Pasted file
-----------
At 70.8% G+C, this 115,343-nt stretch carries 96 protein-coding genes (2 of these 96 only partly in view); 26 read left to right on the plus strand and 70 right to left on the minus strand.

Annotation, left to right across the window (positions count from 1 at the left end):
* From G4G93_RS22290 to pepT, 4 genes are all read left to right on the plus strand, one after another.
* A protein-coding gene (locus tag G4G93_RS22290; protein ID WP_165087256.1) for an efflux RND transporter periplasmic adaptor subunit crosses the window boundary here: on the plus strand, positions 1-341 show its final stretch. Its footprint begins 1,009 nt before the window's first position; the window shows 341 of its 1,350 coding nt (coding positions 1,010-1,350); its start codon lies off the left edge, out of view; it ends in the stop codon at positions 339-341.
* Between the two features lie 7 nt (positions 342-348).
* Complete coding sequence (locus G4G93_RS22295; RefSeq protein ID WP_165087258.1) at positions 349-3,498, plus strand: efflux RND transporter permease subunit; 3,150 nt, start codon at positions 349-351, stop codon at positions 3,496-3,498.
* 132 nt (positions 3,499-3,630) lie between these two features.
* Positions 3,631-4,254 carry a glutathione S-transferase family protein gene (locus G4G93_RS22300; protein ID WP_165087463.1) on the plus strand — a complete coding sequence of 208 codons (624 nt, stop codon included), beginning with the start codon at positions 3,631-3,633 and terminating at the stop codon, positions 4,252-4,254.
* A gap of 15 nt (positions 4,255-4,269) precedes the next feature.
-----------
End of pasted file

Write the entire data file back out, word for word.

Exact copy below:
At 70.8% G+C, this 115,343-nt stretch carries 96 protein-coding genes (2 of these 96 only partly in view); 26 read left to right on the plus strand and 70 right to left on the minus strand.

Annotation, left to right across the window (positions count from 1 at the left end):
* From G4G93_RS22290 to pepT, 4 genes are all read left to right on the plus strand, one after another.
* A protein-coding gene (locus tag G4G93_RS22290; protein ID WP_165087256.1) for an efflux RND transporter periplasmic adaptor subunit crosses the window boundary here: on the plus strand, positions 1-341 show its final stretch. Its footprint begins 1,009 nt before the window's first position; the window shows 341 of its 1,350 coding nt (coding positions 1,010-1,350); its start codon lies off the left edge, out of view; it ends in the stop codon at positions 339-341.
* Between the two features lie 7 nt (positions 342-348).
* Complete coding sequence (locus G4G93_RS22295; RefSeq protein ID WP_165087258.1) at positions 349-3,498, plus strand: efflux RND transporter permease subunit; 3,150 nt, start codon at positions 349-351, stop codon at positions 3,496-3,498.
* 132 nt (positions 3,499-3,630) lie between these two features.
* Positions 3,631-4,254 carry a glutathione S-transferase family protein gene (locus G4G93_RS22300; protein ID WP_165087463.1) on the plus strand — a complete coding sequence of 208 codons (624 nt, stop codon included), beginning with the start codon at positions 3,631-3,633 and terminating at the stop codon, positions 4,252-4,254.
* A gap of 15 nt (positions 4,255-4,269) precedes the next feature.